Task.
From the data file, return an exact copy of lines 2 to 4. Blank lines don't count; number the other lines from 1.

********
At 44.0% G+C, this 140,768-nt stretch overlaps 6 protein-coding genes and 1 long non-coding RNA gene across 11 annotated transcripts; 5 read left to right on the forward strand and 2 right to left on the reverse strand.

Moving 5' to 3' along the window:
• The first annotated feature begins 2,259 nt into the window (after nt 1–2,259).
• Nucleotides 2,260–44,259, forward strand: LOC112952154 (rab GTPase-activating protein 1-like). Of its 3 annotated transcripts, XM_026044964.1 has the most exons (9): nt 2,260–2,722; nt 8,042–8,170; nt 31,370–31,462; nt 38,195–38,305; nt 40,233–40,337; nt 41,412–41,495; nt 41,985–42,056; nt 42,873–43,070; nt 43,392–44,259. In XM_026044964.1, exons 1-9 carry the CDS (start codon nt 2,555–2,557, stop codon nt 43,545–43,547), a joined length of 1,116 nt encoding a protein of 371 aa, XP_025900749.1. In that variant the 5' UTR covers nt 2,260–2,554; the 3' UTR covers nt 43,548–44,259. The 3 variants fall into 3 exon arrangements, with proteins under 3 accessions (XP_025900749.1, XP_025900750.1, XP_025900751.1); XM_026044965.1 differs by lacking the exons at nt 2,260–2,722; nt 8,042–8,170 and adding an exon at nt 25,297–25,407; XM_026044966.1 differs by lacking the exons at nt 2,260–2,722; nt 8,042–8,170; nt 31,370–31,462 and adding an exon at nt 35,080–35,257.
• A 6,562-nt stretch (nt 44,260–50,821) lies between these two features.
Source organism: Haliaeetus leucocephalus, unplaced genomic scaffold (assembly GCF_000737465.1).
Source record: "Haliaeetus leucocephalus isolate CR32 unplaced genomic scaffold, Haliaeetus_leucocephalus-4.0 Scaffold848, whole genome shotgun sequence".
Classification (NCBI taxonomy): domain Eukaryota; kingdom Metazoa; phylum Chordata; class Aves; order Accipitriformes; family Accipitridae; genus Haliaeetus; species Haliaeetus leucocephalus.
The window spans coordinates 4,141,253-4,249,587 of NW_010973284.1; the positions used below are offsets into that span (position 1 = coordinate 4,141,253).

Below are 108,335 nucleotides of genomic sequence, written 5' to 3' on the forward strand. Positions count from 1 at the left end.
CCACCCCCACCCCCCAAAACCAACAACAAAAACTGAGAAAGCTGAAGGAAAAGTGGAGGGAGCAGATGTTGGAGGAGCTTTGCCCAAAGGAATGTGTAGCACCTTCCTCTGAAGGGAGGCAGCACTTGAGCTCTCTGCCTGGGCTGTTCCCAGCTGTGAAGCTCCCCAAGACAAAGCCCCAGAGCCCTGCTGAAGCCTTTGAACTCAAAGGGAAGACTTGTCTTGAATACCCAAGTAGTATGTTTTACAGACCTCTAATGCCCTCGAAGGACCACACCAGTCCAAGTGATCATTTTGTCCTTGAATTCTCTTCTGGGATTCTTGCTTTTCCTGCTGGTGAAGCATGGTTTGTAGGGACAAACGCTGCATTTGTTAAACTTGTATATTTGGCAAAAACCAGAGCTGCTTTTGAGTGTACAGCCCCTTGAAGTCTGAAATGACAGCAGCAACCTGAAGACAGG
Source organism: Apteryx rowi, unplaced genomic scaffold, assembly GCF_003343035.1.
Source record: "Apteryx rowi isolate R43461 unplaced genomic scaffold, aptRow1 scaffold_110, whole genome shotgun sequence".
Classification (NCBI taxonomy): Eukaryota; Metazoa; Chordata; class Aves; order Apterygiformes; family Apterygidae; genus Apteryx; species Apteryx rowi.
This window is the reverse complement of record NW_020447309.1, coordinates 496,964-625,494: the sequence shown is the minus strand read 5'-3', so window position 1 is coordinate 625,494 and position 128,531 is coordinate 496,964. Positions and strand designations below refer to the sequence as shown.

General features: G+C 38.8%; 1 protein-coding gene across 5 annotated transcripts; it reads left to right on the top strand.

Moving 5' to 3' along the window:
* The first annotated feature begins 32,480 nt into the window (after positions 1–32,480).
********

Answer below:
Moving 5' to 3' along the window:
• The first annotated feature begins 2,259 nt into the window (after nt 1–2,259).
• Nucleotides 2,260–44,259, forward strand: LOC112952154 (rab GTPase-activating protein 1-like). Of its 3 annotated transcripts, XM_026044964.1 has the most exons (9): nt 2,260–2,722; nt 8,042–8,170; nt 31,370–31,462; nt 38,195–38,305; nt 40,233–40,337; nt 41,412–41,495; nt 41,985–42,056; nt 42,873–43,070; nt 43,392–44,259. In XM_026044964.1, exons 1-9 carry the CDS (start codon nt 2,555–2,557, stop codon nt 43,545–43,547), a joined length of 1,116 nt encoding a protein of 371 aa, XP_025900749.1. In that variant the 5' UTR covers nt 2,260–2,554; the 3' UTR covers nt 43,548–44,259. The 3 variants fall into 3 exon arrangements, with proteins under 3 accessions (XP_025900749.1, XP_025900750.1, XP_025900751.1); XM_026044965.1 differs by lacking the exons at nt 2,260–2,722; nt 8,042–8,170 and adding an exon at nt 25,297–25,407; XM_026044966.1 differs by lacking the exons at nt 2,260–2,722; nt 8,042–8,170; nt 31,370–31,462 and adding an exon at nt 35,080–35,257.